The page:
Standard & Poor's 500 Stock Index

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Standard & Poor's 500 Index

A stock market index tracking 500 companies in various industries with a large amount of market capitalization. It is a capitalization-weighted index, meaning that stocks with higher market caps affect the average more. The companies included on the S&P 500 are decided by committee and are updated periodically. It also scales its averages to account for stock splits and other changes in the companies tracked. Next to the Dow Jones Industrial Average, it is considered one of the premier securities indices in the United States. Some exchange-traded funds, notably SPDRs, track the S&P 500.

Standard & Poor's 500 Stock Index (S&P 500)

An inclusive index made up of 500 stock prices including 400 industrials, 40 utilities, 20 transportation, and 40 financial issues. The index is constructed using market weights (stock price multiplied by shares outstanding) to provide a broad indicator of stock price movements.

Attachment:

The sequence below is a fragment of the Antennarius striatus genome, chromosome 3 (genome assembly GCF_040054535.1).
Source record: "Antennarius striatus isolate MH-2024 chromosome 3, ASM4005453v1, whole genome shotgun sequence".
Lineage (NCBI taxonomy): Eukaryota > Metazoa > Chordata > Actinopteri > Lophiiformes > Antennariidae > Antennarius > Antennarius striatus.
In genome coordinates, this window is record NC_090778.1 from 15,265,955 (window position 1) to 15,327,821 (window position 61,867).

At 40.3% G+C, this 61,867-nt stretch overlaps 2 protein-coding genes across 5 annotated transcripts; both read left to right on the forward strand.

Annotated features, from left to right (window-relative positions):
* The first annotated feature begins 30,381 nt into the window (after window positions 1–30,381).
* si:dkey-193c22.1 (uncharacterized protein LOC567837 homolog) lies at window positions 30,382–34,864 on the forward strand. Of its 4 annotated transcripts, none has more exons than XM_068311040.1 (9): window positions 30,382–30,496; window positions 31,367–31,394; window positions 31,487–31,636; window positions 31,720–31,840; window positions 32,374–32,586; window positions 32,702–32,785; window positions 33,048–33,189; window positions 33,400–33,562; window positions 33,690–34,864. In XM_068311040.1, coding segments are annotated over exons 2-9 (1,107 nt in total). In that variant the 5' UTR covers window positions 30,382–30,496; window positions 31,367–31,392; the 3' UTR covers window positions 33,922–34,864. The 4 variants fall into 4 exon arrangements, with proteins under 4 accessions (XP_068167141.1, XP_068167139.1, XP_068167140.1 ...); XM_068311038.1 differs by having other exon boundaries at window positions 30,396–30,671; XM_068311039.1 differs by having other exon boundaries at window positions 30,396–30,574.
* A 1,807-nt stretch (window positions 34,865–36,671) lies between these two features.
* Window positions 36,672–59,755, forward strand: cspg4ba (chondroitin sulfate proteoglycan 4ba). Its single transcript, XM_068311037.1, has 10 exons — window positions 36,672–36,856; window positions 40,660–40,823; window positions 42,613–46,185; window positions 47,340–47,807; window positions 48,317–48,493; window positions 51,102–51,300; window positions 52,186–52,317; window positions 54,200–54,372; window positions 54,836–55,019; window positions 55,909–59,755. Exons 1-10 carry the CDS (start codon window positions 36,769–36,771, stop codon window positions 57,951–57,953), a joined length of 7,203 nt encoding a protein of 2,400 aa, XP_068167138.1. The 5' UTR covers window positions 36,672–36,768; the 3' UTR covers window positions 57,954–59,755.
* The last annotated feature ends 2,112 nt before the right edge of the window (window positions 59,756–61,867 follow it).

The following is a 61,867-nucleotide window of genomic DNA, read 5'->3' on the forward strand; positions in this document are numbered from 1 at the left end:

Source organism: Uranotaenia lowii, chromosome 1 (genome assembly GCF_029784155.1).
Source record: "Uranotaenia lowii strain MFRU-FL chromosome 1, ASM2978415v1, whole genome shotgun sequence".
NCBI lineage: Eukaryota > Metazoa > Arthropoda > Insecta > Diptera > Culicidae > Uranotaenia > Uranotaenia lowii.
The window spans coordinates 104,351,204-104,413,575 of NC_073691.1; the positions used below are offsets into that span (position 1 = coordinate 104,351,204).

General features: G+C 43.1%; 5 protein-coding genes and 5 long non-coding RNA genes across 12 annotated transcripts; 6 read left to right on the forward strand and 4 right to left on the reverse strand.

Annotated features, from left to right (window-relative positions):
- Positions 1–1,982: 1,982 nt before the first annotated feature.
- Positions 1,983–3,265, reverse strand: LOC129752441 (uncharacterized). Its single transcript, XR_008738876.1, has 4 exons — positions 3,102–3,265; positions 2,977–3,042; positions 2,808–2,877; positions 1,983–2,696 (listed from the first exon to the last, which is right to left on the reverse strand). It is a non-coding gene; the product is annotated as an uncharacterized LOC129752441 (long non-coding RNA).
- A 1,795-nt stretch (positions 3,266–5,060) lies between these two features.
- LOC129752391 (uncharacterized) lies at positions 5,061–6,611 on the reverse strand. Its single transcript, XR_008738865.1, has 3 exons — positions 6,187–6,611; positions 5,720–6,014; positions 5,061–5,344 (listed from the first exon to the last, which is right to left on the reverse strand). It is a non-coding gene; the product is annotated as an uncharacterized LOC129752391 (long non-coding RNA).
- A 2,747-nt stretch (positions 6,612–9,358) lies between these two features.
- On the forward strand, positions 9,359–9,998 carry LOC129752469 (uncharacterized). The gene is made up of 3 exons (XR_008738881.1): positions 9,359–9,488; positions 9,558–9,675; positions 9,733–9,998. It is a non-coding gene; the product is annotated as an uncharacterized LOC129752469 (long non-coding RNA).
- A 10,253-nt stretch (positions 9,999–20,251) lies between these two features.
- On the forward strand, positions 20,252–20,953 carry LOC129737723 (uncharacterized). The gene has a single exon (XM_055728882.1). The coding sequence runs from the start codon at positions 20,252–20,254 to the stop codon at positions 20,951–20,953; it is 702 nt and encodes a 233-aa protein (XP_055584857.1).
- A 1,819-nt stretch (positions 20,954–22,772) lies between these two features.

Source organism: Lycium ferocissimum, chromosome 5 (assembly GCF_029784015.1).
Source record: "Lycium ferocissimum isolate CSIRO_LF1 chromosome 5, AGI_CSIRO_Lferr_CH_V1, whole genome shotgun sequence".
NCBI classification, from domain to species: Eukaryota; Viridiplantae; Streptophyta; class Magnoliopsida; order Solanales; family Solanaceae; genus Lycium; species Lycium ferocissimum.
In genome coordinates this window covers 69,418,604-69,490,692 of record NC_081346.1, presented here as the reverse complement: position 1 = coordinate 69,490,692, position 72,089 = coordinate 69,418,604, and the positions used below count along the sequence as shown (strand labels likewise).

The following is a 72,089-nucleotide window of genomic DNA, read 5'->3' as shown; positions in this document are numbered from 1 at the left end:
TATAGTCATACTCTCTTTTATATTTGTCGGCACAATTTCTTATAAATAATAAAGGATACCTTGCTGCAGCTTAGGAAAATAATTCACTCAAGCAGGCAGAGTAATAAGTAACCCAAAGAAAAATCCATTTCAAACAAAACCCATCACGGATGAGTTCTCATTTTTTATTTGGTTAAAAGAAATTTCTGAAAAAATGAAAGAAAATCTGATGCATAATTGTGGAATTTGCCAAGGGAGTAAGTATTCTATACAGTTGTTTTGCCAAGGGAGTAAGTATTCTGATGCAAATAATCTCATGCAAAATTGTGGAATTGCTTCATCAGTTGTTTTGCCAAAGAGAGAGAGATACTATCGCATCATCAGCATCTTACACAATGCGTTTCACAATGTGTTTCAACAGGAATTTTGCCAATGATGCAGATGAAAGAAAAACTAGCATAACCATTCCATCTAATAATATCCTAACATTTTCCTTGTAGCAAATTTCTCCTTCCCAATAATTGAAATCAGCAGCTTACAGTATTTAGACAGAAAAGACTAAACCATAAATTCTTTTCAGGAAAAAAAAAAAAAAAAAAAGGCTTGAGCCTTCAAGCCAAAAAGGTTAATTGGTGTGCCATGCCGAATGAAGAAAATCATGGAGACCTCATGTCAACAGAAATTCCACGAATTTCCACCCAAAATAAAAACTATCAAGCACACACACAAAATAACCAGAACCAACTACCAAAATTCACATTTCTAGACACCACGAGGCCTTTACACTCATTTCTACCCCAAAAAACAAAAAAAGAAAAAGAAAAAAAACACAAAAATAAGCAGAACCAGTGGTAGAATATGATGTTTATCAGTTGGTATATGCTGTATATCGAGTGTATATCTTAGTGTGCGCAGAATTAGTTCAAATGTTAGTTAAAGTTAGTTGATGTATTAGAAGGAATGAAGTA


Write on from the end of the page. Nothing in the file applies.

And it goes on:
Case Study Being added to a popular stock index such as the S&P 500 can have a positive effect on a company's stock price. For example, the common stock of Federated Department Stores experienced heavy trading and jumped in price by nearly 9% in the four days following Standard & Poor's announcement that the firm would add Federated's stock to its widely followed index. Most of this activity was apparently generated by index funds holding portfolios that mimic the indexes. Thus, the announcement by S&P caused index funds to begin adding the stock to their portfolios. Likewise, dropping a stock from an index is likely to have a negative effect on its price. Most of the seemingly unusual returns that result from adding or deleting a stock from an index can be expected to occur between the day of the announcement and the day when the stock is actually added to the index.
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